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What are important contextual factors and characteristics of the program to consider when planning an evaluation?

Building STEM Teacher Leadership

Reflections by the STEM teacher leader community on opportunities and gaps in STEM teacher leader development efforts

 

STEM teacher leaders and the programs that train and support them don’t operate in a vacuum—and neither should evaluation. When planning an evaluation, programs will want to consider two things:

Contextual factors

STEM teacher leader programs operate within multiple levels of the education system. This context affects how programs are implemented and how they achieve their outcomes, and has the potential to serve either as supports or barriers to a program achieving its goals. Without capturing information about the context within which the program operates, it will be challenging to interpret the meaning and implications of evaluation results.

In the case of STEM teacher leadership specifically, programs identified the support provided to teacher leaders—through policies or school leaders—as key contextual factors in program evaluation.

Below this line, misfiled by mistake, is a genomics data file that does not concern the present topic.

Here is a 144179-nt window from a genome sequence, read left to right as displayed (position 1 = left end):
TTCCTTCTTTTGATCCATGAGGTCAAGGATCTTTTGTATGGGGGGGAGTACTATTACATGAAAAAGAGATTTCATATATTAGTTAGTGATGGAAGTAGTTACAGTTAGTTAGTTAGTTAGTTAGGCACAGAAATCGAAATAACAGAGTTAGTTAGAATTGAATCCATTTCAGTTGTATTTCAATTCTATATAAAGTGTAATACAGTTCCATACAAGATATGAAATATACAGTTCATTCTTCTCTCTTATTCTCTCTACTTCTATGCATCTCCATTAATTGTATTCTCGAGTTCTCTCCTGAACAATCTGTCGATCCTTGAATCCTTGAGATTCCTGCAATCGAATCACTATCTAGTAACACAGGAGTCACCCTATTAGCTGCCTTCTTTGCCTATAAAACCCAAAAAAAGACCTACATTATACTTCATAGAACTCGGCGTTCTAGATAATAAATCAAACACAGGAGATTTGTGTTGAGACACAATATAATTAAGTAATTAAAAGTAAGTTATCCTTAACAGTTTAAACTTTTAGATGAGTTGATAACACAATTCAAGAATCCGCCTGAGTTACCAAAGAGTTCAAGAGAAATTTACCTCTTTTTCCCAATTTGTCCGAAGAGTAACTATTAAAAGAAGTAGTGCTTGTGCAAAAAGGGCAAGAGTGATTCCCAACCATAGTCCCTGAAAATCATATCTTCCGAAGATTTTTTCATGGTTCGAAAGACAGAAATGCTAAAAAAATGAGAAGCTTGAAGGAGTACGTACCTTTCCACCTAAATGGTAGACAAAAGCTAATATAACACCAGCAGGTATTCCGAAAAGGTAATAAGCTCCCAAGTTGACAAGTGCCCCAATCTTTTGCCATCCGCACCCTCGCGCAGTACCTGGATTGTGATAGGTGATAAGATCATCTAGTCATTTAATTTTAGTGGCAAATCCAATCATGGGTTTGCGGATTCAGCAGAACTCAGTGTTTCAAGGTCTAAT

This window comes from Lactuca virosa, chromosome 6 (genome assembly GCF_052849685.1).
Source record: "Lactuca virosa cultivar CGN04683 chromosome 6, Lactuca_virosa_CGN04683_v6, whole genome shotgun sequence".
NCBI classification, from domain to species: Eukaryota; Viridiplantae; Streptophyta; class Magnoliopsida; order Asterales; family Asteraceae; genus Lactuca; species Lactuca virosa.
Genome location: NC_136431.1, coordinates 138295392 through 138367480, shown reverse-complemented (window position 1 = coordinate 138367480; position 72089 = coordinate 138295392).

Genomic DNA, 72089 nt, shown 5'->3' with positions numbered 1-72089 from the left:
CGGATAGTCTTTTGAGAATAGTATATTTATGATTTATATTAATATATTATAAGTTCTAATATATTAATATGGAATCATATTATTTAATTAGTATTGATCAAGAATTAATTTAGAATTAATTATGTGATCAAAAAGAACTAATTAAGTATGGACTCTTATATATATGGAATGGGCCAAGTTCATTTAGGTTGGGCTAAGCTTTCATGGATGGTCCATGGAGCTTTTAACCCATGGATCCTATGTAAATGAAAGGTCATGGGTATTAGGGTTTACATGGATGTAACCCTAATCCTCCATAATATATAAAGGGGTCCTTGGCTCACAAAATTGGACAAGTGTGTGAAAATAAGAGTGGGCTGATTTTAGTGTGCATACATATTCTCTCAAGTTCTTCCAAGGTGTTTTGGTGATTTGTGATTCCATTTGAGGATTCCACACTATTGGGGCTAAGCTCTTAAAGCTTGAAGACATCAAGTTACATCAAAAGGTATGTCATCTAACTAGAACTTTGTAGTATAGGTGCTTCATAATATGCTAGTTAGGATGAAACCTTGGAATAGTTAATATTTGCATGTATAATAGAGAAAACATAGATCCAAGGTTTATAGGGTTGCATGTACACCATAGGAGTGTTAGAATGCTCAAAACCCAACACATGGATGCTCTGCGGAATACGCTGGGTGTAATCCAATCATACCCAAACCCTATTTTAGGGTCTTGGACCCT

Examples of state and district context influencing program implementation include:

  • Are state education leaders supporting the adoption of the Next Generation Science Standards? To what degree do state standards define the curriculum of the STEM teacher leader program?
  • What is the state and district context for attracting, hiring, and retaining well-qualified teachers in STEM fields? Where and how to STEM teacher leader programs fit in?

Examples of school context influencing teacher leaders include:

  • Is the principal supportive of an expanded leadership role for STEM teacher leader program participants, allowing them to try out their leadership skills and time to change their role in the school setting?
  • Are STEM teacher leaders provided time in the school day schedule to be out of their classrooms and provide leadership with other teachers in their school or district?

There are multiple ways to handle contextual variables in an evaluation. They can be simply described and discussed. Or they can incorporated into the statistical analysis to see if they are related to the outcomes (e.g., did schools in which administrators supported teacher leaders see greater gains in student achievement in STEM compared to schools where the administrator was not a source of support?).